how far love can go

Monday, May 11, 2015

Saturday was my birthday. I went to breakfast with my dad. I spent the day at the ballpark watching my sons play baseball. I went to dinner with my sisters, ate on the patio, and thoroughly enjoyed my lobster cakes, espresso creme brulee, and that lovely white wine that I've already forgotten the name of. Then I came home, sat on the couch beside my thirteen year old son, and helped him process through the news that we had received the night before: one of his teammates, a favorite friend in fact, had been diagnosed with cancer. Not how I would ever choose to end a day of celebration.

My reassurances from the previous months about the likelihood of this friend actually having something serious are now proven false. Our hopeful predictions about the outcome of his coming treatment and recovery seem a little shallow right now. I realized anew that I am so ill-equipped for this parenting thing. I want to tell Ben all of the right happy answers, but we know life isn't like that. I want to give him concrete reasons and explanations, but the truth is, I don't know why. It's not fair. Probabilities aside, I can't promise he'll be fine.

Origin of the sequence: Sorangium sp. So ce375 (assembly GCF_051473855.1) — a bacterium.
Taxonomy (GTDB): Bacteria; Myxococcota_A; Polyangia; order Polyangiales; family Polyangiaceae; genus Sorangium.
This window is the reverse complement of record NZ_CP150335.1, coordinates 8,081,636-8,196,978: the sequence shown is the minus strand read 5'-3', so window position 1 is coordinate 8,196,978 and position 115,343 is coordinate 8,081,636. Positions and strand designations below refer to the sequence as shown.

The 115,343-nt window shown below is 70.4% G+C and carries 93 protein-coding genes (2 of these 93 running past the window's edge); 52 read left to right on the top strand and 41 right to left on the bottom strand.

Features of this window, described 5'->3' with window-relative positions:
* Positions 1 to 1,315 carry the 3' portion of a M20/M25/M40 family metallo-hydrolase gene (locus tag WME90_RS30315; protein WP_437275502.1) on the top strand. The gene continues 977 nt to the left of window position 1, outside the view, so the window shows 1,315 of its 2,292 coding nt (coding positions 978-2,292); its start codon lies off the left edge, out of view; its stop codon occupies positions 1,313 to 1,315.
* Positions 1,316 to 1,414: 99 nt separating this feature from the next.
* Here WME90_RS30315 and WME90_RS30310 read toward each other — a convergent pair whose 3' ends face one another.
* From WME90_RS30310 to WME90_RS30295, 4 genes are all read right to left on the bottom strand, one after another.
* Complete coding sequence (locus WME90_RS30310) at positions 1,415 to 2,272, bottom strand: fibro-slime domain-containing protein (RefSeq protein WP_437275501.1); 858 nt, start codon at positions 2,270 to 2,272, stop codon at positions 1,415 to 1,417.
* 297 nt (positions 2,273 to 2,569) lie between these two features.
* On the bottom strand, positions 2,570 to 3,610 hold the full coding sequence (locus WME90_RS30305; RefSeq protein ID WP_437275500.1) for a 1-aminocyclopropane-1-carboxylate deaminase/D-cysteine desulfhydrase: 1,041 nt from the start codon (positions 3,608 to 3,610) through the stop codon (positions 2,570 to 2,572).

Yesterday, there were tears and prayers and more tears. Today, there's anger. I get that. I wish it were different. Everything in me wants to take away the hard, even though I know that's not best for anyone. But it's my child. I still want to erase the hurt. I want to tell him Jesus makes everything all right.

Instead, what I can do is sit beside him while he cries.

I can give him grace when he's angry.

I can pray with him to the Healer even while I let him research the medical possibilities to his heart's content.

I can listen and be ever grateful that he still wants to process through things with his mama.

I can be with. And I can hope and pray that he learns how to do it from my example because his friend is going to need the same kind of thing. I get to teach Ben that reaching out to hurting people isn't some sort of project, it's friendship. It's compassion. It's following Jesus even into the hard places. It's love.

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